The reason for putting a full kernel in place of the BIOS is simple: Linux does a far better job of detecting and configuring hardware than standard BIOSes do, and its ``footprint'' in memory is not really that much larger. As of 1999 there are many systems (kmonte, kexec, bootimg, LOBOS) that allow Linux to boot another operating system. The result is that LinuxBIOS can load a kernel over any device, network, protocol, and file system that Linux supports- compelling reasons to use Linux as a boot program.
Even with the considerable technical barriers, LinuxBIOS now runs on numerous motherboards. While it remains unlikely that LinuxBIOS will ever become available on all PC motherboards, the current success of the project is significant.
LinuxBIOS is actually divided into two parts. The first part is a small open-source system startup code. The second part is the Linux kernel itself. Over time, users have found that they can use the first part without the second, and the Linux kernel has been replaced by many different types of software, from Etherboot to 9load, the Plan 9 loader. This has led to a confusing situation with respect to naming: in the early days of LinuxBIOS, the software implicitly included the Linux kernel. Nowadays, the name ``LinuxBIOS'' has gradually come to mean only the small open source system startup code. For the rest of the paper, when we use the term ``LinuxBIOS'' we mean the small startup code, not the full startup code plus Linux kernel combination.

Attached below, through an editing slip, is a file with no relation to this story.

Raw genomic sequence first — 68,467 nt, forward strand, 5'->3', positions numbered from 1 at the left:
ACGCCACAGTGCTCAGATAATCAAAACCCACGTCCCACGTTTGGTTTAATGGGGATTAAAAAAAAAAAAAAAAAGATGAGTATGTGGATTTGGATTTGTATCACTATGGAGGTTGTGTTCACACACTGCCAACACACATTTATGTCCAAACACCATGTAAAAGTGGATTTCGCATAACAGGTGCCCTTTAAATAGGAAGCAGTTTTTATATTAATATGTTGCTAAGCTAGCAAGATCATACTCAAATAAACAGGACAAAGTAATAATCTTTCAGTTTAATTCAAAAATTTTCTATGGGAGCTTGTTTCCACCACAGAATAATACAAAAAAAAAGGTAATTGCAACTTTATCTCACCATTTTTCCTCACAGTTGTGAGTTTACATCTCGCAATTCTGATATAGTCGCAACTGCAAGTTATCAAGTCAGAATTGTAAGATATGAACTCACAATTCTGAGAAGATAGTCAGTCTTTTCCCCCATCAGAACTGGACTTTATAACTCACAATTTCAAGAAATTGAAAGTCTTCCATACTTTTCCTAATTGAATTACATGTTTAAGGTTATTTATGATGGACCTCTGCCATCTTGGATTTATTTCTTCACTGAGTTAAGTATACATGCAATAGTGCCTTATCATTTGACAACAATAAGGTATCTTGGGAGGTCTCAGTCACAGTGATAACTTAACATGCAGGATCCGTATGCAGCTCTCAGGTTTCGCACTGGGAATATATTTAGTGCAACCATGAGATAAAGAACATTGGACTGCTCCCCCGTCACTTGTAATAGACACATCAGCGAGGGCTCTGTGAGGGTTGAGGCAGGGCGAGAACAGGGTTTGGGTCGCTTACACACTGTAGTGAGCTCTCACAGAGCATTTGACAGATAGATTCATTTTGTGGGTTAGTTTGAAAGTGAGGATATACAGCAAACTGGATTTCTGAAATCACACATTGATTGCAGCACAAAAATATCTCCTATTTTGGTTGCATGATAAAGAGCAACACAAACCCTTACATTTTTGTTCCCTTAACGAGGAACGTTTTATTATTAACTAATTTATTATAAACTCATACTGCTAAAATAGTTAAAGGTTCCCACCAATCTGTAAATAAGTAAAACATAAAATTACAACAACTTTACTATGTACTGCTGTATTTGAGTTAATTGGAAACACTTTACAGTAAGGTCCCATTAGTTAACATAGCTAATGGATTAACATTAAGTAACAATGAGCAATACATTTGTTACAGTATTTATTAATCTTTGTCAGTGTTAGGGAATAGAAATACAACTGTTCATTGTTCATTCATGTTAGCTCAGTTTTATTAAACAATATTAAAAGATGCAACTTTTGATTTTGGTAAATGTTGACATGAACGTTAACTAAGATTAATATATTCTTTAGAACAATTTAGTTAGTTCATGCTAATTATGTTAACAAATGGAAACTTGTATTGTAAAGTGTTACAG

While the original motivation for LinuxBIOS was focused solely on improving the management of large computing clusters, numerous developers viewed LinuxBIOS as a means to provide additional features in the BIOS such as security, and support for additional operating systems beyond Linux. In this paper, we describe one of those efforts- an open source stackable BIOS.
The elements of the stackable BIOS are shown in Figure 1. The first element is LinuxBIOS. LinuxBIOS performs all of the steps necessary to initialize the hardware on the motherboard. The next step is ADLO, the ``ADhesive LOader.'' This is stackable BIOS software specifically written to serve as the ``glue'' between the LinuxBIOS and the next element, the Bochs BIOS. Bochs is a highly portable open source x86 PC emulator which includes emulation of the x86 CPU and common I/O devices. Bochs also includes a custom BIOS which provides the legacy BIOS functionality needed to boot modern operating systems such as Linux, OpenBSD, and Windows 2000 using the GNU Grub bootloader.